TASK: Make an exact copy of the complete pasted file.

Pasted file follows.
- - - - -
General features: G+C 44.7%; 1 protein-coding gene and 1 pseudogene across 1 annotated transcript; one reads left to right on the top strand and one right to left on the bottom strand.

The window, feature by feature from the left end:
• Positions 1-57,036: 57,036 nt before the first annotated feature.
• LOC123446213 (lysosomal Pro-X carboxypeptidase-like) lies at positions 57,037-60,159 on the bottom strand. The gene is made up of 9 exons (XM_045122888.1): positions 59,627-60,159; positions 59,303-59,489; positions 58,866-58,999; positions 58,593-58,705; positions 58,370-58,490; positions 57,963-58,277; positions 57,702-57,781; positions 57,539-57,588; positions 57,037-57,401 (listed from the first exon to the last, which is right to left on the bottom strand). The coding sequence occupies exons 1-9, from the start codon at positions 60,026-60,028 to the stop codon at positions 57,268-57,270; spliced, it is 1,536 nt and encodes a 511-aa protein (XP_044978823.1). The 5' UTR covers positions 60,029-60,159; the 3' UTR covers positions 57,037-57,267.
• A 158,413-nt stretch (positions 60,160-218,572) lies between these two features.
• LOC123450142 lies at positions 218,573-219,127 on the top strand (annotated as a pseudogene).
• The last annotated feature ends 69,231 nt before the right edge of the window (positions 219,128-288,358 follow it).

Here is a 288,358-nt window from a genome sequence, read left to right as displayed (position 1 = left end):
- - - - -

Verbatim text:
General features: G+C 44.7%; 1 protein-coding gene and 1 pseudogene across 1 annotated transcript; one reads left to right on the top strand and one right to left on the bottom strand.

The window, feature by feature from the left end:
• Positions 1-57,036: 57,036 nt before the first annotated feature.
• LOC123446213 (lysosomal Pro-X carboxypeptidase-like) lies at positions 57,037-60,159 on the bottom strand. The gene is made up of 9 exons (XM_045122888.1): positions 59,627-60,159; positions 59,303-59,489; positions 58,866-58,999; positions 58,593-58,705; positions 58,370-58,490; positions 57,963-58,277; positions 57,702-57,781; positions 57,539-57,588; positions 57,037-57,401 (listed from the first exon to the last, which is right to left on the bottom strand). The coding sequence occupies exons 1-9, from the start codon at positions 60,026-60,028 to the stop codon at positions 57,268-57,270; spliced, it is 1,536 nt and encodes a 511-aa protein (XP_044978823.1). The 5' UTR covers positions 60,029-60,159; the 3' UTR covers positions 57,037-57,267.
• A 158,413-nt stretch (positions 60,160-218,572) lies between these two features.
• LOC123450142 lies at positions 218,573-219,127 on the top strand (annotated as a pseudogene).
• The last annotated feature ends 69,231 nt before the right edge of the window (positions 219,128-288,358 follow it).

Here is a 288,358-nt window from a genome sequence, read left to right as displayed (position 1 = left end):